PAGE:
The site for what would become Cambridge was chosen in December 1630, because it was located safely upriver from Boston Harbor, which made it easily defensible from attacks by enemy ships. Thomas Dudley, his daughter Anne Bradstreet, and her husband Simon, were among the first settlers of the town. The first houses were built in the spring of 1631. The settlement was initially referred to as “the newe towne”. Official Massachusetts records show the name capitalized as Newe Towne by 1632 and a single word Newtowne by 1638. Located at the first convenient Charles River crossing west of Boston, Newe Towne was one of a number of towns (including Boston, Dorchester, Watertown, and Weymouth), founded by the 700 original Puritan colonists of the Massachusetts Bay Colony under governor John Winthrop. Its first preacher was Thomas Hooker, who led many of its original inhabitants west to found the Connecticut Colony; before leaving, however, they sold their plots to more recent immigrants from England. The original village site is in the heart of today’s Harvard Square. The marketplace where farmers brought in crops from surrounding towns to sell survives today as the small park at the corner of John F. Kennedy and Winthrop Streets, then at the edge of a salt marsh and since filled. The town included a much larger area than the present city, with various outlying parts becoming independent towns over the years: Cambridge Village (later Newtown and now Newton) in 1688, Cambridge Farms (now Lexington) in 1712 or 1713, and Little or South Cambridge (now Brighton) and Menotomy or West Cambridge (now Arlington) in 1807.In the late 19th century, various schemes for annexing Cambridge itself to the city of Boston were pursued and rejected.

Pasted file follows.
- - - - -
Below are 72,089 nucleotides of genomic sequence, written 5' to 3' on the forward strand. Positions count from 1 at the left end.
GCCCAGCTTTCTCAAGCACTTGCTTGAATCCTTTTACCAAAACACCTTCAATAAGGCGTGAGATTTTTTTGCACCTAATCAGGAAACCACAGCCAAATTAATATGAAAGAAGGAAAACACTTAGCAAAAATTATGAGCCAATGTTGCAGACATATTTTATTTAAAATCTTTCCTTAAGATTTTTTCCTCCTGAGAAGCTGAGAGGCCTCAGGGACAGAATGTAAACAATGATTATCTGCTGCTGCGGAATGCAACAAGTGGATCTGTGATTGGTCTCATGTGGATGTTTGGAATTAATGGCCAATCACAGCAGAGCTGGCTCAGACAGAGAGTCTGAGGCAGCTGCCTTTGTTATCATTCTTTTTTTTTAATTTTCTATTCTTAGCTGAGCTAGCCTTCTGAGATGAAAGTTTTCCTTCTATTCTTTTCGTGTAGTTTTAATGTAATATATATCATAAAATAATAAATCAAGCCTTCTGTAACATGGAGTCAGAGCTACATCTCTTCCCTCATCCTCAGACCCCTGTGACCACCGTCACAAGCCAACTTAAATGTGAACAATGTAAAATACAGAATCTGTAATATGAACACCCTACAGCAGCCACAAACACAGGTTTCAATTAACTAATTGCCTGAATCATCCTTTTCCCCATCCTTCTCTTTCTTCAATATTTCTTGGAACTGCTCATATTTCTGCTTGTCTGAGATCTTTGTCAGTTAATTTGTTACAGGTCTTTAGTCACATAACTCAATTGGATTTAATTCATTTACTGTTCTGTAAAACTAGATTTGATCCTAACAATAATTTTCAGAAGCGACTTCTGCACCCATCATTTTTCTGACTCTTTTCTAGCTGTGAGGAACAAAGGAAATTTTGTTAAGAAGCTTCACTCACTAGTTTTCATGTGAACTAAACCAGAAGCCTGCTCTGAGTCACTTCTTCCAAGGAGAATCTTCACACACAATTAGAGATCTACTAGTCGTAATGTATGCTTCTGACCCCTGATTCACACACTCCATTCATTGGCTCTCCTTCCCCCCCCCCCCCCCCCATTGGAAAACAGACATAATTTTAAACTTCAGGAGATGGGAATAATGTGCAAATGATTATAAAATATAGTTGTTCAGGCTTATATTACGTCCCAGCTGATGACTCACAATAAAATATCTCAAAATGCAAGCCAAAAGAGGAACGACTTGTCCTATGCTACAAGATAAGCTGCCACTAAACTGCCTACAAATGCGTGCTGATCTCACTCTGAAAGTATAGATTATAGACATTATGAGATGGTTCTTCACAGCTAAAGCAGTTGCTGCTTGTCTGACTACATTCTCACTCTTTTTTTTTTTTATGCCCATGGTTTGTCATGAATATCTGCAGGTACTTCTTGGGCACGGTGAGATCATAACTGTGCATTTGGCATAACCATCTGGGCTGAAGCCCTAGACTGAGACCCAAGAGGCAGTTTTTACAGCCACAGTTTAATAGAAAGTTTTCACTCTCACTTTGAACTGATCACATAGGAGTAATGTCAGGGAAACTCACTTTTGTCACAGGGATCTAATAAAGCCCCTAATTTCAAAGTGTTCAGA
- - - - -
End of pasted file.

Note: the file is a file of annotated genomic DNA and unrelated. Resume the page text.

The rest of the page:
In 1636, the Newe College (later renamed Harvard College after benefactor John Harvard) was founded by the colony to train ministers. Newe Towne was chosen for the site of the college by the Great and General Court (the Massachusetts legislature) primarily—according to Cotton Mather—to be near the popular and highly respected Puritan preacher Thomas Shepard.
In May 1638 the name of the settlement was changed to Cambridge in honor of the university in Cambridge, England. Hooker and Shepard, Newtowne’s ministers, and the college’s first president, major benefactor, and first schoolmaster were all Cambridge alumni, as was the colony’s governor John Winthrop. In 1629, Winthrop had led the signing of the founding document of the city of Boston, which was known as the Cambridge Agreement, after the university. It was Governor Thomas Dudley who, in 1650, signed the charter creating the corporation which still governs Harvard College.
Cambridge is a city in Middlesex County, Massachusetts, and is a part of the Boston metropolitan area.
Situated directly north of the city of Boston, across the Charles River, it was named in honor of the University of Cambridge in the United Kingdom, an important center of the Puritan theology embraced by the town’s founders. Harvard University and the Massachusetts Institute of Technology (MIT), two of the world’s most prestigious universities, are located in Cambridge, as was Radcliffe College, one of the leading colleges for women in the United States until it merged with Harvard.
According to the 2010 Census, the city’s population was 105,162. As of July 2014, it was the fifth most populous city in the state, behind Boston, Worcester, Springfield and Lowell. Cambridge was one of the two seats of Middlesex County prior to the abolition of county government in 1997; Lowell was the other.
Kendall Square in Cambridge has been called “the most innovative square mile on the planet”, in reference to the high concentration of entrepreneurial start-ups and quality of innovation which have emerged in the vicinity of the square since 2010.